Is It Still An Anonymous Tip If It’s Me?
September 26, 2016 (Fault Lines) — In Lackawanna County, Pennsylvania, two police officers found a way to get around one of those annoying loopholes that prevent them from locking up people who are guilty, guilty, GUILTY!!! The loophole is known to the rest of us as “The Fourth Amendment,” which states (among other things) “that no warrant shall issue except upon probable cause.”
Detective Harold Zech and Lawrence Spathelf didn’t have probable cause to search the homes of Albert McCullough and Dakeem Booker, so they made their own. They phoned in “anonymous” tips to McCullough’s and Booker’s parole officers, who searched their and found some heroin.
While parolees give up some rights as a condition of being on parole, this isn’t kosher.
[T]he law is clear that police cannot use parole agents as an arm of law enforcement to initiate a search to get around the stricter probable cause standard they must meet[.] Multiple appellate courts ruled that practice, known as a “stalking horse,” illegal.
In other words, if you’re a police officer and you’re investigating a parolee, you can’t use the parole department as a “stalking horse” to violate the defendant’s rights. This should be obvious, and it was, at least to the judge:
Lackawanna County Judge Vito Geroulo indicated he had serious concerns about Mr. McCullough’s case during his suppression hearing on Oct. 16.
“I have to tell you, I find the facts here to be very, very disturbing,” Judge Geroulo said, according to a transcript of the hearing obtained by The Sunday Times. “The person providing the information for the affidavit of probable cause, that was the person who provided the anonymous tip. How that can be claimed to be anonymous is really beyond me.”
Well, Judge Geroulo, maybe that’s because you lack sufficient imagination. The District Attorney is happy to explain it you:
“Do I think in any way, shape or form this was an effort to be dishonest or an intentional act? I don’t,” [District Attorney Shane] Scanlon said. “I think it was an attempt to comply with the stalking horse law that was just done wrong.
“Not an intentional act?” Seriously? How exactly does that work? Did Zech and Spathelf accidentally trip over something and accidentally hit the speed dial for the parole office and accidentally leave an anonymous voice mail about the McCullough and/or Booker? the only the good thing about such a tired excuse is that this time it’s only being used to justify an illegal search instead of a dead black guy in the middle of the road.
Scanlon tells a few more whoppers for good measure:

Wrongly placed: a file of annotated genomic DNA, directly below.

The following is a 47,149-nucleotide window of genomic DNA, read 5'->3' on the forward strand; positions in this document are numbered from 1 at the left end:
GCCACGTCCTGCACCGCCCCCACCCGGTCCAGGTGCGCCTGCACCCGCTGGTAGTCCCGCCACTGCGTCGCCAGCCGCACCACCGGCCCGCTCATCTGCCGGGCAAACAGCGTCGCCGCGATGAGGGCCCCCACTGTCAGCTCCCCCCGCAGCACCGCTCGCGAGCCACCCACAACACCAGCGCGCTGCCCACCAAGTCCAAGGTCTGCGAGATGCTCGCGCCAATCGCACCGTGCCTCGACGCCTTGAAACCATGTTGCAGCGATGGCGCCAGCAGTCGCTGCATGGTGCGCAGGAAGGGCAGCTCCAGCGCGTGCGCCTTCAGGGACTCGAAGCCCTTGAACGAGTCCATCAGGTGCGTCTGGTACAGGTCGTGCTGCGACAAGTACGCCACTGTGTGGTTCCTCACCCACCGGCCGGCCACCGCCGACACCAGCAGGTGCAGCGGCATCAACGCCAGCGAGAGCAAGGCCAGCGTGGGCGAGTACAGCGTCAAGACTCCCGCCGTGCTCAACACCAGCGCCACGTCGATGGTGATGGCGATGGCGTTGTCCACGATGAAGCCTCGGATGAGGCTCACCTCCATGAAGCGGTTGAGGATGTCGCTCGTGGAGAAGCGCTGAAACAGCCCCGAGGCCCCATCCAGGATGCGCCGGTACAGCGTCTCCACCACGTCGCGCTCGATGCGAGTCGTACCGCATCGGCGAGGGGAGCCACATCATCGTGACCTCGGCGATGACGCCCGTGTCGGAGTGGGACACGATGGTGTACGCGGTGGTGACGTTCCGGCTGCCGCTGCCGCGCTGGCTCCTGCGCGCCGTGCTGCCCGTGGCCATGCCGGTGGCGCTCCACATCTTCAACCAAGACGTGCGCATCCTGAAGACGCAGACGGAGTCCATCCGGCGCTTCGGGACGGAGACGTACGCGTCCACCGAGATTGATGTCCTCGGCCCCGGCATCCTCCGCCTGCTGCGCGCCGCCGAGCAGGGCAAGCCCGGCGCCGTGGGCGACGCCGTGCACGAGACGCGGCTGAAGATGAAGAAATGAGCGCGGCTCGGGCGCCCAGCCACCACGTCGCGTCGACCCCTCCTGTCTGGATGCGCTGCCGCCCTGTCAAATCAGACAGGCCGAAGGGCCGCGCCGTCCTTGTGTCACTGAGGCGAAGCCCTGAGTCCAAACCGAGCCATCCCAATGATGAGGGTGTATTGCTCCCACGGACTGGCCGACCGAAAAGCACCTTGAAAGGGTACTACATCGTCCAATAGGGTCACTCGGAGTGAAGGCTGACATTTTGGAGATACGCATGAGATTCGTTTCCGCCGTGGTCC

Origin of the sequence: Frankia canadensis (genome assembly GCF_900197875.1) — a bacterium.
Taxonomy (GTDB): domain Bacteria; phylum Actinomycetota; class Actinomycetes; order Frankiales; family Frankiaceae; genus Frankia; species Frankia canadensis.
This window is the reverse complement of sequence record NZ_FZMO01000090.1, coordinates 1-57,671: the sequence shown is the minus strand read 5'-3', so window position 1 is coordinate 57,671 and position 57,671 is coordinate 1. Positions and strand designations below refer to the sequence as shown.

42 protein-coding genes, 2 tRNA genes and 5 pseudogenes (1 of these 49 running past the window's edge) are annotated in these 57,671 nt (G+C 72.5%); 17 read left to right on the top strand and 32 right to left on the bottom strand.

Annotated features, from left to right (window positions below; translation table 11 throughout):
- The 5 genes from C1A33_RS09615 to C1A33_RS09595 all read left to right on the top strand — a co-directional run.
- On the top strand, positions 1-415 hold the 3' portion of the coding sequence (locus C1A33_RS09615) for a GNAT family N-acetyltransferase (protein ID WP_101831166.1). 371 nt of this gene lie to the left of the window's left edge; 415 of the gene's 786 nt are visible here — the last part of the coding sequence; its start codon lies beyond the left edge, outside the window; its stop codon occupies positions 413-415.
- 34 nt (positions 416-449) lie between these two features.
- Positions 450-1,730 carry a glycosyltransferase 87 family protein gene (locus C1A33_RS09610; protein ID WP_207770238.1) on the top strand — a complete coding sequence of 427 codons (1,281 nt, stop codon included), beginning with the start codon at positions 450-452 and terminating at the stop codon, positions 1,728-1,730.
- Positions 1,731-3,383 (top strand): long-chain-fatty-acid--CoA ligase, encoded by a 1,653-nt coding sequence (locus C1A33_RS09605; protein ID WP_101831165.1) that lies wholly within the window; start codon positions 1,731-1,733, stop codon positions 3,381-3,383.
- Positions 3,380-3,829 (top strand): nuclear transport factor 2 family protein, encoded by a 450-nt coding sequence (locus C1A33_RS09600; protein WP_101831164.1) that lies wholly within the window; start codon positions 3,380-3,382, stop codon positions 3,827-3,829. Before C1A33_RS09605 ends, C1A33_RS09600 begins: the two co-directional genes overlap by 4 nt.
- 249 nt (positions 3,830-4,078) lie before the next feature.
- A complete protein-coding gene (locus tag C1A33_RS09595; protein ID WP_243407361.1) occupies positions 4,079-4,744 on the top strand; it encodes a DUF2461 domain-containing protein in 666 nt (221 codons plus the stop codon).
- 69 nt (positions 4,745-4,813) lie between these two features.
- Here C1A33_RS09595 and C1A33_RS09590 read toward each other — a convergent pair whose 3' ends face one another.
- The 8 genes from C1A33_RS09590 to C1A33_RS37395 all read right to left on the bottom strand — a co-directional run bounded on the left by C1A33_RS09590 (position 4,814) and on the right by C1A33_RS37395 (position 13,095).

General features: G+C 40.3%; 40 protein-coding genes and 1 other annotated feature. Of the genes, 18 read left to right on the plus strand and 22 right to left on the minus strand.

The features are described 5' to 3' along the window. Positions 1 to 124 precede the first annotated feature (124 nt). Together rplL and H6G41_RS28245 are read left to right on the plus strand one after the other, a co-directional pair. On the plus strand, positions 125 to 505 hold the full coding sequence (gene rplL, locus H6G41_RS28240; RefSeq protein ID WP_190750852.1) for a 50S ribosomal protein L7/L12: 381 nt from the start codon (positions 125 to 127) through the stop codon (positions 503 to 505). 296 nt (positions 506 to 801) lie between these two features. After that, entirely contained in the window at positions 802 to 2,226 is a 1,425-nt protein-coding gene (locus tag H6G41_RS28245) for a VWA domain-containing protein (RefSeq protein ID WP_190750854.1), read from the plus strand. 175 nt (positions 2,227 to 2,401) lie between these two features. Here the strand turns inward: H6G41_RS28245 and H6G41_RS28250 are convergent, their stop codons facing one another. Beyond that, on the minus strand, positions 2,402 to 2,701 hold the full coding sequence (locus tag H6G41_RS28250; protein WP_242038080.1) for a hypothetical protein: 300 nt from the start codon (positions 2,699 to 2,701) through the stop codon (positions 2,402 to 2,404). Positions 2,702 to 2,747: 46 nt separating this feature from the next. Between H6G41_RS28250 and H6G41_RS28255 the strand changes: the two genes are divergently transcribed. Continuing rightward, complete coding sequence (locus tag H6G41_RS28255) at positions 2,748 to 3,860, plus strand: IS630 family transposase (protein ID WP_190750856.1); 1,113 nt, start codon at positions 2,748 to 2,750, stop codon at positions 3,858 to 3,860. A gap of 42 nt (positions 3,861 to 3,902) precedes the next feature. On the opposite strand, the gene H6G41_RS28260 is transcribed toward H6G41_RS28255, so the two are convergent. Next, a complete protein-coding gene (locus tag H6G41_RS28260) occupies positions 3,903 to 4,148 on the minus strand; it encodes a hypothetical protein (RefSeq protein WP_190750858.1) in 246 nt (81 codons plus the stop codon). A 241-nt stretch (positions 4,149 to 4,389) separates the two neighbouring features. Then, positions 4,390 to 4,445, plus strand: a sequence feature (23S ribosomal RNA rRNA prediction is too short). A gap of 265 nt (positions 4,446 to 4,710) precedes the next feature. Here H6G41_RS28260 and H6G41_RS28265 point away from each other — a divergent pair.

The statements the detectives made in the arrests affidavits are not false just because they did not disclose they were the sources of the tips, he said.
Oh, really? I have an anonymous tip that Zech and Spathelf conspired with Roxane Gay to kill my non-existent puppy. And that’s not a false statement, either, because I’m the anonymous source and I totally tipped myself off to this vast conspiracy.
The district attorney’s office initially did not disclose that Detective Zech and Patrolman Spathelf made the calls. Mr. Brier and Mr. Bolock only learned that after they fought for phone records.
Mr. Scanlon, who prosecuted Mr. Booker when he was an assistant district attorney, said there was no intent to withhold that information. The district attorney’s office did not learn Detective Zech and Patrolman Spathelf were the sources of the tips until months after the arrests when they told prosecutors what they did, he said.
This is actually somewhat plausible, as prosecutors typically only know what the police tell them, and Zech and Spathelf probably didn’t include the details of their little scheme in their report. But their coming clean probably wasn’t motivated by an attack of conscience, but a result of the defense attorneys getting copies of the phone records of the “anonymous” calls and filing a motion to suppress.
But surely, Zech and Spathelf have been punished for their misdeeds?
Mr. Scanlon said as far as he knows no disciplinary action was taken against Detective Zech. Chief Graziano declined to say whether any disciplinary action was taken against Patrolman Spathelf.
“This is one case in (Detective Zech’s) career where maybe someone would say he was dishonest,” Mr. Scanlon said. “They can look at hundreds of other cases. There is no reason to doubt his credibility. He is one of the best I’ve worked with. I trust his work.”
Wow. Ol’ Shane must have really done his homework to speak with such confidence.
He acknowledged he has not done any research to determine if there are other cases. Since these cases, Mr. Scanlon said he advised detectives this is not an appropriate way to act.
Well, okay then. Problem solved.
 Okay, a LOT of a heroin.
 Just because I’m paranoid doesn’t mean they’re not out to get my puppy.